And our world is full of them, here is a misunderstanding about a popular issue in sprints training and a questions that I have heard since I started working with this:
“As far as resisted sprint training goes e.g. sled towing: how heavy should the sled be?”
Below a possible answer from Jimson Lee’s excellent website “Speed endurance”
“My quick answer has always been 10% of your body weight. If you weight 80kg, that’s 8kg, and you in have to account for the weight of the sled. If you are low on cash, simply use a car or truck rubber tire, and use sandbags for additional weight. Why 10%? Because Charlie Francis said so.
But serious, he did say 10%, and we experimented with it. We found going too high, say 20%, the athletes were struggling to keep the same form and the ground contact was substantially increased. I don’t have any scientific proof of that, but you can just see and hear it.
In this month’s Journal of Strength & Conditioning Research, May 2014, Vol28, No.5, pg. 1241-1245, they studied the effects of Sled Towing on Sprint Starts.
The results are suggesting 20% weight on sleds instead of 10%.” End of citation.
My idea: the weight of the sled is not all that important, if one is sprinting on a wet synthetic track e.g. after rain, the weight could be very high, but the lack of friction still would result in low added resistance. So the weight, expressed in kgs of lbs or in percentage of body weight is of no value.
My concept is that the added weight and friction (= resistance) should result in a time loss of more than 10% of the time compared to the time ran without the resistance.
So if your 30 meter standing start is 4.00, than with resistance (any kind of resistance), one should not be running the 30 meter standing start slower than 4.40.
It strikes me as strange that the article in JSCR also uses the body weights percentage as a parameter to judge the resistance. Apart from the fact that they did not really measure the training effects of the 10% vs 20% sled over time.
PS. Charlie anyhow wasn’t a fan of resisted sprinting nor of assisted or supramaximal sprinting, but if he really spoke about 10% of body weight it just shows that not all of his ideas were right.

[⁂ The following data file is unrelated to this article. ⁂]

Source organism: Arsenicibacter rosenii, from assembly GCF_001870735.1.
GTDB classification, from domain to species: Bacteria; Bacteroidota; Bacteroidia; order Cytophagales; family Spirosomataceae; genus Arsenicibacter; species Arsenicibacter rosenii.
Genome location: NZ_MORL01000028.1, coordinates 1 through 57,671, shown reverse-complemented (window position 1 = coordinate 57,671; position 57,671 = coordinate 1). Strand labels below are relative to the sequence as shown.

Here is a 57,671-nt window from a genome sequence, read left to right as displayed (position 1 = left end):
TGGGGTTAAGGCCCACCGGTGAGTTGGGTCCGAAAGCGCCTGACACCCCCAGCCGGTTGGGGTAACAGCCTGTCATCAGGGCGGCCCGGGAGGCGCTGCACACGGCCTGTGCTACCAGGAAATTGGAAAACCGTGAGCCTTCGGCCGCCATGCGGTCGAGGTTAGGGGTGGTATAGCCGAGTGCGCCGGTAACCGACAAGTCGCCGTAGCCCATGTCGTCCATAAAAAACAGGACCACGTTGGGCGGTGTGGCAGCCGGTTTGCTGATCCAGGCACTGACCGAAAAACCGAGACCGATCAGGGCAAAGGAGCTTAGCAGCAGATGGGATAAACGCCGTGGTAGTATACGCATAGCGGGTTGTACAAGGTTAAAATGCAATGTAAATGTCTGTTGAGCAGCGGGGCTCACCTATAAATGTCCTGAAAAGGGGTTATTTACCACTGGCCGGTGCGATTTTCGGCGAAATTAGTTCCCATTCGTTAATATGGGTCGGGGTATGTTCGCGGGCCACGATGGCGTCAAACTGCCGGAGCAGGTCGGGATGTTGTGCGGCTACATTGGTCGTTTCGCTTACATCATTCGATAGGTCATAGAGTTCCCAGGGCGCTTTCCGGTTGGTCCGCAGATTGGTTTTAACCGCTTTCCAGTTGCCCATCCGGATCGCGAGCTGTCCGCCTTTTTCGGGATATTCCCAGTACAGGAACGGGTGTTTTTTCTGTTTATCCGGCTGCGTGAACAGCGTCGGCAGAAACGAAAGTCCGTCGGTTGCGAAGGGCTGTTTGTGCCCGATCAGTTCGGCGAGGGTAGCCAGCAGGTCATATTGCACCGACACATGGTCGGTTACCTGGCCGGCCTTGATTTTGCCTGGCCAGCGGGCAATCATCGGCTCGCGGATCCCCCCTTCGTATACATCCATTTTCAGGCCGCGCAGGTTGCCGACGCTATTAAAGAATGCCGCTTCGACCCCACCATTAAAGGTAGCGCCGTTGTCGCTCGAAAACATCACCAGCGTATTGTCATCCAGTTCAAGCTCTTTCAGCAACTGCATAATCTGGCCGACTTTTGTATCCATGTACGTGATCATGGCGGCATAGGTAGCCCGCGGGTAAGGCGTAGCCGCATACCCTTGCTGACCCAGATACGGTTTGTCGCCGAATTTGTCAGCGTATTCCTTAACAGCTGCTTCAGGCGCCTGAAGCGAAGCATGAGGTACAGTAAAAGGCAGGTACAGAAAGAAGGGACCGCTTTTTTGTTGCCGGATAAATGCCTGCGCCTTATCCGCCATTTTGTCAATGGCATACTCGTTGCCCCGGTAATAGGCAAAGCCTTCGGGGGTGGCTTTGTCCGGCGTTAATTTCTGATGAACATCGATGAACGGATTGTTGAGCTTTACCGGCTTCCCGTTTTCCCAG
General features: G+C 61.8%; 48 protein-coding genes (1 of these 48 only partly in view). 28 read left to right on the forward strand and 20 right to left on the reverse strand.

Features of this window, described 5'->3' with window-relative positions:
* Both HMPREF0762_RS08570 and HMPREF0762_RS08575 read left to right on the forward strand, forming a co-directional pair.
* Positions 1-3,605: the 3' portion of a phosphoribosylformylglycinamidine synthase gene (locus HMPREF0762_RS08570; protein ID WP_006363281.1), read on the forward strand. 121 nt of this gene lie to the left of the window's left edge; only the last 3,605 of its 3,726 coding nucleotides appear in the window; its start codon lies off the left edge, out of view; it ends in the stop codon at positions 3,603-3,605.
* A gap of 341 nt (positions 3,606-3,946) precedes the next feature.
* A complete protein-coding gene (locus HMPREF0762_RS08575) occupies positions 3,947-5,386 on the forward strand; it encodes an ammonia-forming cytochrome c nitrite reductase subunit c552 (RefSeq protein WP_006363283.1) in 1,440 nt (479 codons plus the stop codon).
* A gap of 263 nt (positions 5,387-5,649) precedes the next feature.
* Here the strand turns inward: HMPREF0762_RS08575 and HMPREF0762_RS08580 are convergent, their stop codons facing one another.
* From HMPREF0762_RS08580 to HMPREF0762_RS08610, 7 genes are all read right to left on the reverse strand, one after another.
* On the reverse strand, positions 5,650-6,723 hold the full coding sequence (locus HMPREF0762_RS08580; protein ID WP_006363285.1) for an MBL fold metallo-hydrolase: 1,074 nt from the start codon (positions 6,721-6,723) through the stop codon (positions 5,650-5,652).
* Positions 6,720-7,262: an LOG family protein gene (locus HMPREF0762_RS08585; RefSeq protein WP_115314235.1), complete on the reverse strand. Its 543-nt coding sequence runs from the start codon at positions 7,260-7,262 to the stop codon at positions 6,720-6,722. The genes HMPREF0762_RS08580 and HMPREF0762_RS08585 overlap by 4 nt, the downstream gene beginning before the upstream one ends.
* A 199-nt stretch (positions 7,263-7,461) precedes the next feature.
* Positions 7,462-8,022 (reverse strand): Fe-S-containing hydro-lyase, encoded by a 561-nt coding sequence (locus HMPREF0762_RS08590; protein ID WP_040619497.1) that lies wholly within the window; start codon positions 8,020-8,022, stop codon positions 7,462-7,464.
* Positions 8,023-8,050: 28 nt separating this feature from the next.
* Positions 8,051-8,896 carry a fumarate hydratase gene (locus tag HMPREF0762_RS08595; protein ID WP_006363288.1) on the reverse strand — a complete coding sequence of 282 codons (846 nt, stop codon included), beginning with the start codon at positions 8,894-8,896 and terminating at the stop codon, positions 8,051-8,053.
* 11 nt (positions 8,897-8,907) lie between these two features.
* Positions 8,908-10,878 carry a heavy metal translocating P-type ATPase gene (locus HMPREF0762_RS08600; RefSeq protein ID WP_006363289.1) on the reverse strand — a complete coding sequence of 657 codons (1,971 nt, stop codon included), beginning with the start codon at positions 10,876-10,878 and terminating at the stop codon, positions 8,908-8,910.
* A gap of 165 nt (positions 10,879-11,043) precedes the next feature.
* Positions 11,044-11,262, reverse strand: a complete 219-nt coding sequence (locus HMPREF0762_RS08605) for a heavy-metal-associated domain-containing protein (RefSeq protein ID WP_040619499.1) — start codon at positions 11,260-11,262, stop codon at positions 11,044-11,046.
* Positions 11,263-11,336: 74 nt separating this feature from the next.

Here is another one: there are more ways to interpret research:
Crossfit-Based High-Intensity Power Training Improves Maximal Aerobic Fitness and Body Composition by Smith, Michael M.; Sommer, Allan J.; Starkoff, Brooke E.; JSCR 27(11):3159-3172, November 2013.
The main outcome of the study is that a 10 week HIPT (crossfit) increased VO2max in men from 43.10±1.40 to 48.96±1.42 ml/kg/min and in women from 35.98±1.60 to 40.22±1.62 ml/kg/min.
Also the researched measured a decreases in fat percentage of 22.2±1.3 to 18.0±1.3 in males and in females from 26.6±2.0 to 23.2±2.0.
Well, isn’t that great new for the crossfit fans? Yes, it looks like it: losing fat and improving VO2max without “real” boring cardio stuff like on treadmills or bikes.
But……. the critical reader also would have read that:
Citation 1: “Subjects had already been following a “Paleolithic” type diet prior to and following completion of the training protocol”
So was the loss in fat due to the crossfit program or to the diet?
Citation 2: “16% of total recruited subjects) citing overuse or injury for failing to complete the program and finish follow up testing” Are you still with me? The program managed to injure 16% of the participants in only10 weeks?
Can you afford to lose 16 % of your athletes in only10 weeks? Well…….. I can’t!
How many athletes would be left after a years on this program?
Let these articles be an example of how careful and critical one has to be in reading, interpreting and applying information. The effort of your athletes and your time are probably too valuable to waste.